CIFF 2023: Explanation for Everything, About Dry Grasses, Do Not Expect Too Much from the End of the World | Festivals & Awards

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Abel (Adonyi-Walsh Gáspár) is a student in Budapest who is taking his final exams, but he finds himself more distracted by a crush on a classmate named Janka (Lilla Kizlinger), who has her own crush on her married, much older teacher Jakab (András Rusznák). Whether or not what unfolds in “Explanation for Everything” is a product of jealousy is one of many fascinating questions that Reisz lets the audience unpack, but it starts when Abel fails his history final exam. When given two subjects on which to give an oral presentation, the young man literally freezes up. And then something that I won’t spoil happens that seems almost casual but will create a controversy in town that threatens Jakab’s career and arguably illuminates privilege in Abel’s life.

“Explanation for Everything” ultimately digs into political and social differences that have divided countries around the world in a manner that’s unexpected and remarkably insightful. There’s a conversation late in the film between Jakab and Abel’s father that’s among the best scenes of the year, a war of words that digs into issues with intent, offense, and history that feels like a capsule version of everything from Brexit to MAGA. In a time in which the world feels deeply divided, “Explanation for Everything” proves its title to be a lie. On both sides, there will always be some things that can’t be fully explained.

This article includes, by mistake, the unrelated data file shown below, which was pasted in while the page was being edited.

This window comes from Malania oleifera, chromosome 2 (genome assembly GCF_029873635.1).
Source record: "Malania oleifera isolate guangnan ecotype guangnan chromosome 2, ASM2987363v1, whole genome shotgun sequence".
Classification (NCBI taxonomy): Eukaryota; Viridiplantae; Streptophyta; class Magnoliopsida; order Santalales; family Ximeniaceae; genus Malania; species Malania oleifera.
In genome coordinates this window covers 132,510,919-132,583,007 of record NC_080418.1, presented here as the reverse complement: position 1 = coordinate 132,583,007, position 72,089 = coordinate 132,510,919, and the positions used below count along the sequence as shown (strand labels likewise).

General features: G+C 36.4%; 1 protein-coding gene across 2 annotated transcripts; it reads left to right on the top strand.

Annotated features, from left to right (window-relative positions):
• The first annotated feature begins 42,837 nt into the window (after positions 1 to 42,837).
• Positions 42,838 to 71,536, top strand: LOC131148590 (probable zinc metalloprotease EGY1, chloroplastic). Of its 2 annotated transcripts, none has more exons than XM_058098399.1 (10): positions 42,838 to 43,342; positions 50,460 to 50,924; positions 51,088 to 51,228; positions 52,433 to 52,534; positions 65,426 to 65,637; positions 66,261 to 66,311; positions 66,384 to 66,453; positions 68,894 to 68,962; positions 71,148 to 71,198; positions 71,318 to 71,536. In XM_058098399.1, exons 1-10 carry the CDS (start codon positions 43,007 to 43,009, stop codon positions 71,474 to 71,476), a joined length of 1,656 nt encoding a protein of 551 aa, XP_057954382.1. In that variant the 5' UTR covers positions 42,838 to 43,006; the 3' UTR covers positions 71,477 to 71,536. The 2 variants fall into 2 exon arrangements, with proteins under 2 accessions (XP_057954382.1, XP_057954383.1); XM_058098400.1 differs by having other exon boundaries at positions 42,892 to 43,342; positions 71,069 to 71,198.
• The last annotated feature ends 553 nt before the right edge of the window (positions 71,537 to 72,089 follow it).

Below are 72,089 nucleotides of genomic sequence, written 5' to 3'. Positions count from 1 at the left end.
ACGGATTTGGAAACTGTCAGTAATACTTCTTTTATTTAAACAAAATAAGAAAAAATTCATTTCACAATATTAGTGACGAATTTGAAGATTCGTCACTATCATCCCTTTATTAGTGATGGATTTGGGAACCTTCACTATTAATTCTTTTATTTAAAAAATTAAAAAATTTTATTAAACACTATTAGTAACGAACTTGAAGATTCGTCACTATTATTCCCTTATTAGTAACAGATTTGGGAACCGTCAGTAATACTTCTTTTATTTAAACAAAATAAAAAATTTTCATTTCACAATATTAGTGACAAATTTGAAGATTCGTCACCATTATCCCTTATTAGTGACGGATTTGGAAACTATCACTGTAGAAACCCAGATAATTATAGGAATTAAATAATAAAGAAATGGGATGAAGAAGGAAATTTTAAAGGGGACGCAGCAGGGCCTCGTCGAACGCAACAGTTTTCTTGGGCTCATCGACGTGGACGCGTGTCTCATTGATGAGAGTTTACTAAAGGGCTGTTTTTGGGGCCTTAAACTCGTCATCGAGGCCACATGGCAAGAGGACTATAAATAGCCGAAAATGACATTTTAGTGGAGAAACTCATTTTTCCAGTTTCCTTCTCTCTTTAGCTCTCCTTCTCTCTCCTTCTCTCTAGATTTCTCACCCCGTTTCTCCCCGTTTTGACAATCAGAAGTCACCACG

I love fest coincidences and that’s the only way to explain that another strong film from this year’s CIFF unfolds in an educational setting, again centering a misunderstanding/insult between teacher and student (and the excellent “The Teachers Lounge” also played CIFF – it’s a trend!) Nuri Bilge Ceylan’s “About Dry Grasses,” which originally premiered at Cannes, is another sharp dissection of human fallibility from the brilliant filmmaker behind “Once Upon a Time in Anatolia” and the Palme-winning “Winter Sleep.” More than usual, Ceylan feels loose here, turning right when you expect him to go straight, even breaking the fourth wall, and there were times when I wanted a bit more narrative cohesion and a few less diversions into the kind of deeply philosophical conversations that Ceylan seems convinced are happening in non-descript homes around Turkey every single day, but this is still an admirably ambitious film. Ceylan doesn’t make anything less.


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